Margaret Rose Champagne and Dick Boland are exceptionally cynical as detectives Phillips and Bernard. You get the sense immediately from them that they can smell bullshit coming from a mile away and you’re very interested in how they’re going to proceed with the case of Diane being found dead in Steve’s backyard. The movie doesn’t really get into them actually doing that, but it’s still cool that that’s there for you to wonder about. Wouldn’t it be cool if someone made a movie about them actually going through a case, step by step? I think it would be a cinematic exercise worth exploring. Jim Thalman, who plays Sgt. Winslow, and Daniel F. Patterson as Detective Thompson can join in, too. They also have active, finely tuned bullshit detectors.

Ryan Barry McCarthy and Davis Mikaels are hilarious as Mal and Lenny, two neighborhood douchebag hecklers who refuse to leave Steve alone. They’re exactly the kind of guys you expect to see show up in the aftermath of a situation like the one Steve finds himself in, trying to take the law into their own hands. I think you’ll love the way Steve handles them.

Diane is a damn good, satisfying as hell low budget horror thriller. It has a great cast, solid, moody direction from director Michael Mongillo, and a story that doesn’t play out the way you expect it to. I loved this movie. Track it down and check it out as soon as you can.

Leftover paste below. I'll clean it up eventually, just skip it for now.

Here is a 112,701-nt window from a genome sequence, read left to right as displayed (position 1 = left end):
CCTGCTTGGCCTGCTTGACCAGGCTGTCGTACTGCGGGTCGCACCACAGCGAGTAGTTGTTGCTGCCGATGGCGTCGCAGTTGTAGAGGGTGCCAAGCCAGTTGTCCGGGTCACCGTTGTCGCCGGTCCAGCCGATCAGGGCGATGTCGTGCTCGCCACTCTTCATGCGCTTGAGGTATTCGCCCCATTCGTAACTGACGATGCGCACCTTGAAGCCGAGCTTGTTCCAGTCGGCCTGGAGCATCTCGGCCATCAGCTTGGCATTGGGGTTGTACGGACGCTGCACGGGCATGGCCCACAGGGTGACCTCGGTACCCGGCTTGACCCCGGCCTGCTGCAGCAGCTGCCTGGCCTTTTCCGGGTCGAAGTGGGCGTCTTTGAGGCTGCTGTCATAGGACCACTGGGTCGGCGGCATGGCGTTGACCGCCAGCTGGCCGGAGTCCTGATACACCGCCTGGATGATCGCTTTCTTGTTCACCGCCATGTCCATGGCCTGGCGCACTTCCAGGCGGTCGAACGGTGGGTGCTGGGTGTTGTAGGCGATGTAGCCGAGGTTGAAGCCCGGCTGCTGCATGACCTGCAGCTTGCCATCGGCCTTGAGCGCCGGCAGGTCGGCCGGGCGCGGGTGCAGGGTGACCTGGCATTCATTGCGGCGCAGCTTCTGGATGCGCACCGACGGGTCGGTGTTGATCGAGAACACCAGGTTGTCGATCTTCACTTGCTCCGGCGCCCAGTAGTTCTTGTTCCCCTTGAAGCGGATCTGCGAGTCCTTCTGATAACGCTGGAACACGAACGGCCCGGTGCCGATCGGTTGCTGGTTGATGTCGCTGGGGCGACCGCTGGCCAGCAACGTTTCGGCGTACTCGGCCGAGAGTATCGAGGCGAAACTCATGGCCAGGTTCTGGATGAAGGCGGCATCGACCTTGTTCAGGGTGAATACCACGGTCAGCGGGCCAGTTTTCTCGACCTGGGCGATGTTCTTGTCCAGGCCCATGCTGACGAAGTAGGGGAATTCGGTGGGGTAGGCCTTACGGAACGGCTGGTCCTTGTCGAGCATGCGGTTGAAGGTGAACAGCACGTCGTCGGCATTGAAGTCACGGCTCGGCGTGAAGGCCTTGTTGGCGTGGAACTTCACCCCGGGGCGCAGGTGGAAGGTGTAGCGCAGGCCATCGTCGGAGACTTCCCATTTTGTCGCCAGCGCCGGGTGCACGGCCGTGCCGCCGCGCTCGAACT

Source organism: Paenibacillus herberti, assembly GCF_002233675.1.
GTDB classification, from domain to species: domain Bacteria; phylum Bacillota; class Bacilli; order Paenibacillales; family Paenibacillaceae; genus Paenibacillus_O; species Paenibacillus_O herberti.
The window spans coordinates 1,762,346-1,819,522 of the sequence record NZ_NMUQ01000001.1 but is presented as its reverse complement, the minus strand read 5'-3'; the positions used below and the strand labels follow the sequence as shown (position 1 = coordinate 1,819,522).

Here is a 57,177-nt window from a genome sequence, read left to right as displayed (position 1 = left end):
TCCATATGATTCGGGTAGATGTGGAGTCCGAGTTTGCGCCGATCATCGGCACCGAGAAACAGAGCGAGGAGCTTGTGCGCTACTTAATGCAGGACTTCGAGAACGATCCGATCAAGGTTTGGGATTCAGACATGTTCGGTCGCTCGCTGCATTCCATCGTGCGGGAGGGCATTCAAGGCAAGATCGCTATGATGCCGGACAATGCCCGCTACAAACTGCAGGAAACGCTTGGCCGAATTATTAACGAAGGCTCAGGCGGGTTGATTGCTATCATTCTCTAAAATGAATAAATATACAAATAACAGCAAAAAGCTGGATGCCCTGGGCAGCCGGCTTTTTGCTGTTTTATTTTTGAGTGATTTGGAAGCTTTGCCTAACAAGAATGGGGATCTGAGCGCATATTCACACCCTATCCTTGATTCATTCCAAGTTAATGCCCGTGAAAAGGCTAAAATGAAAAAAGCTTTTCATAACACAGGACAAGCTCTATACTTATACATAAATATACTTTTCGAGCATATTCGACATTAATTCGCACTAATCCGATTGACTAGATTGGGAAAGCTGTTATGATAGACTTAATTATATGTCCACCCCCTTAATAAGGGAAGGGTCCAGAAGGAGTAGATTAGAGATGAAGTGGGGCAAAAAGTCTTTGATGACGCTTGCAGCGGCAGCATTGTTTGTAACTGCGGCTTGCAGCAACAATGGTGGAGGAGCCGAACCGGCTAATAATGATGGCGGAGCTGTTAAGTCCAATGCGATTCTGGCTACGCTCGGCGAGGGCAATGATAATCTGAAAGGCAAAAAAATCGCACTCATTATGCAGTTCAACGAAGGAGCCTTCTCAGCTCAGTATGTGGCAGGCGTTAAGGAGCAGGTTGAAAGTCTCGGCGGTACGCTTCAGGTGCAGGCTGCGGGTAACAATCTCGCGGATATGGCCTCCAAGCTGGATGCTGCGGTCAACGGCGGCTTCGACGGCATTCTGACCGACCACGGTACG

See Diane. See it, see it, see it.

So what do we have here?

Dead bodies: 1

Explosions: None.

Nudity?: None, and that’s a damn shame. We get close to it, but it doesn’t happen. The only real downer in the movie.

Doobage: A sweet lounge singing act starring an absolutely gorgeous woman, handyman repairs in some guy’s garage, multiple pawn shop trips, a dead body in the backyard, picture taking, an impromptu interrogation, a gun box, gun smelling, a completely unprofessional police interrogation, asshole hecklers, glass bottle breaking, news watching, serious drinking, cane throwing, strange voices, police surveillance, multiple dreams, generator fixing, gun cleaning, face punching, throat chops, tickling, bottom lip biting, security camera hooey, more glass bottle breaking, tape bondage, a mouth full of pills, barfing, a scary stairs video dream, ghost research, an emotional breakdown of sorts, drinking while taking a shower, bus stop hooey, a cup of coffee, kissing, empty house sex, an odd arrangement, arguing, even more glass bottle breaking, screwdriver hooey, and a satisfying ending.